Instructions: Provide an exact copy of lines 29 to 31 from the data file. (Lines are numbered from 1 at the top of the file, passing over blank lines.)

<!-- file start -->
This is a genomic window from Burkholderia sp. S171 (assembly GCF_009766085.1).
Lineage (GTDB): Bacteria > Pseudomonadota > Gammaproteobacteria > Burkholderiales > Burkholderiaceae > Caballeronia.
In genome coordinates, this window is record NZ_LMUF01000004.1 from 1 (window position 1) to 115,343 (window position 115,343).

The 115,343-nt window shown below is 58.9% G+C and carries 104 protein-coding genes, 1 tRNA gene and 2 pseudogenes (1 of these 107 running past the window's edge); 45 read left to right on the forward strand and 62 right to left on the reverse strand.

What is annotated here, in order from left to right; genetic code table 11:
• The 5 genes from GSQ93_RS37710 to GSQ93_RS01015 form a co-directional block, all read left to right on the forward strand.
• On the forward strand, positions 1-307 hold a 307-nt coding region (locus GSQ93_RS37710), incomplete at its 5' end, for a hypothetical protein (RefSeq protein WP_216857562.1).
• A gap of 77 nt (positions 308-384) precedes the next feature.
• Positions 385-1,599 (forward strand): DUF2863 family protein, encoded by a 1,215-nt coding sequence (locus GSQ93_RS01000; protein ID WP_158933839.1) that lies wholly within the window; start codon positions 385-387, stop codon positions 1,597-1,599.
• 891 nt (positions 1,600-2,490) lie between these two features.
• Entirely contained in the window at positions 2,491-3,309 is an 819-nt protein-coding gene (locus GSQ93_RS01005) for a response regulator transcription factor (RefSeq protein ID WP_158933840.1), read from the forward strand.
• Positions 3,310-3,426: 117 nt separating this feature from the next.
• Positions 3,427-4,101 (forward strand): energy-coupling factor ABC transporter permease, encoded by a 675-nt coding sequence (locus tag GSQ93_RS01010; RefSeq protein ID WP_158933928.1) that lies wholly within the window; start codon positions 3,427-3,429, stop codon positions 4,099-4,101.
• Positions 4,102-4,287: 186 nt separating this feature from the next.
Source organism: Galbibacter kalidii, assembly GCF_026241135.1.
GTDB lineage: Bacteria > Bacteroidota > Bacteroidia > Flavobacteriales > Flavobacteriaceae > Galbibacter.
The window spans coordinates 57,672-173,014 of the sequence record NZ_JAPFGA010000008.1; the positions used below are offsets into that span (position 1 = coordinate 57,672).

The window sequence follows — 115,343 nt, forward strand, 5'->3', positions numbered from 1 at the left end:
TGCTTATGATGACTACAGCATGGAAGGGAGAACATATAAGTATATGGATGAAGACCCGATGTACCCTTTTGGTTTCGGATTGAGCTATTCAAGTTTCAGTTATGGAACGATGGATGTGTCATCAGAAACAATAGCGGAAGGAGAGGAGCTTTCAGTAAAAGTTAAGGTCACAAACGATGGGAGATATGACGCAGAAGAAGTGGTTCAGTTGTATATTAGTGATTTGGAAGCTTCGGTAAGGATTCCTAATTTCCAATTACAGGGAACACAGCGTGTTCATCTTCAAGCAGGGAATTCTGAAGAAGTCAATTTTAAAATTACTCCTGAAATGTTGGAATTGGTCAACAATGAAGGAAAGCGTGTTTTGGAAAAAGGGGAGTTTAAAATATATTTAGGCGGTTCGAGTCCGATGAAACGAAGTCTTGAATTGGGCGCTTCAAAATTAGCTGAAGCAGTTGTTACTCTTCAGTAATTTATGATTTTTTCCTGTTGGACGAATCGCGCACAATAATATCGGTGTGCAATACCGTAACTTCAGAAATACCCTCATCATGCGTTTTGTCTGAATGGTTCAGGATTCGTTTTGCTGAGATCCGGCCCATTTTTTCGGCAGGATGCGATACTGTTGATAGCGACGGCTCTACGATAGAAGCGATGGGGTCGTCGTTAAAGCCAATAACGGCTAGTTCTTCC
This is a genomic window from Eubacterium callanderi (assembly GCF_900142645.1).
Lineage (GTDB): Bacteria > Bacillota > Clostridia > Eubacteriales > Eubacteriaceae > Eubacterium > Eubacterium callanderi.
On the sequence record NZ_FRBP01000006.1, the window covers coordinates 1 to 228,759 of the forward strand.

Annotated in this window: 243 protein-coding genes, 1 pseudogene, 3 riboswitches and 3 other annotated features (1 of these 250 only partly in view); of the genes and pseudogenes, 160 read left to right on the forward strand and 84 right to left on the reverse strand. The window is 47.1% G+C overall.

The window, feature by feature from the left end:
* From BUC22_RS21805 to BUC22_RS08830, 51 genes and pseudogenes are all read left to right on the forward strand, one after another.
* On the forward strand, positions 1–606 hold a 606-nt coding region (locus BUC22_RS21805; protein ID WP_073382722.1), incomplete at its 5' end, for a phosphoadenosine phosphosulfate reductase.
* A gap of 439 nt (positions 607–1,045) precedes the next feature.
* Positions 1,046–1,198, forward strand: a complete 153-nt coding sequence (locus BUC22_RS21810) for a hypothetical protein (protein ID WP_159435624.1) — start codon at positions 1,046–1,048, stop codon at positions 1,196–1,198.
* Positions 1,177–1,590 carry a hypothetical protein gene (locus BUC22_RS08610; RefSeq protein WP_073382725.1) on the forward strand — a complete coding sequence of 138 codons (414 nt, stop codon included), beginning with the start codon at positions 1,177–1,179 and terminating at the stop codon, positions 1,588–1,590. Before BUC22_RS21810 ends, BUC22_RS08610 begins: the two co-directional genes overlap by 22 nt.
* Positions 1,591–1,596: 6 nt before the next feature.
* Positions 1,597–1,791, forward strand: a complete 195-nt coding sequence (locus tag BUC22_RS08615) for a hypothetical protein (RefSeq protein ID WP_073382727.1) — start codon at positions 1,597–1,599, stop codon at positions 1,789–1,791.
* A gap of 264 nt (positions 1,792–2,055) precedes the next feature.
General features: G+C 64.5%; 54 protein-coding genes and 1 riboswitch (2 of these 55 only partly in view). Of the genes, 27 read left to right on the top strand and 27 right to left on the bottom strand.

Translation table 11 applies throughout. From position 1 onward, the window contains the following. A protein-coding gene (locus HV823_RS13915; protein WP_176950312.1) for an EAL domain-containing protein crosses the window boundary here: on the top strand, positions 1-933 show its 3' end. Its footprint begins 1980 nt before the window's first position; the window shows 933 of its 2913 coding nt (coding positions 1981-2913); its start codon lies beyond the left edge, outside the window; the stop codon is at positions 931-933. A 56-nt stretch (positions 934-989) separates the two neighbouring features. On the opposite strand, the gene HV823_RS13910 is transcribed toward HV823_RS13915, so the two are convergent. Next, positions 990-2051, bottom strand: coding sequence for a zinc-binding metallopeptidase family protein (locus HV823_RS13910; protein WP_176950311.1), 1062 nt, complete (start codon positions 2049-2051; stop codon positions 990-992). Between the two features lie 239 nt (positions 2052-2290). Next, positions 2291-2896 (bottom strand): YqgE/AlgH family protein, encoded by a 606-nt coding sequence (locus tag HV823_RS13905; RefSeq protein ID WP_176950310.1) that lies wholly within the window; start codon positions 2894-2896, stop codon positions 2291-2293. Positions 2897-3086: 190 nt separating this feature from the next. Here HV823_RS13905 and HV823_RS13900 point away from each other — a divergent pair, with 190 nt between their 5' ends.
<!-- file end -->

* Positions 1,177–1,590 carry a hypothetical protein gene (locus BUC22_RS08610; RefSeq protein WP_073382725.1) on the forward strand — a complete coding sequence of 138 codons (414 nt, stop codon included), beginning with the start codon at positions 1,177–1,179 and terminating at the stop codon, positions 1,588–1,590. Before BUC22_RS21810 ends, BUC22_RS08610 begins: the two co-directional genes overlap by 22 nt.
* Positions 1,591–1,596: 6 nt before the next feature.
* Positions 1,597–1,791, forward strand: a complete 195-nt coding sequence (locus tag BUC22_RS08615) for a hypothetical protein (RefSeq protein ID WP_073382727.1) — start codon at positions 1,597–1,599, stop codon at positions 1,789–1,791.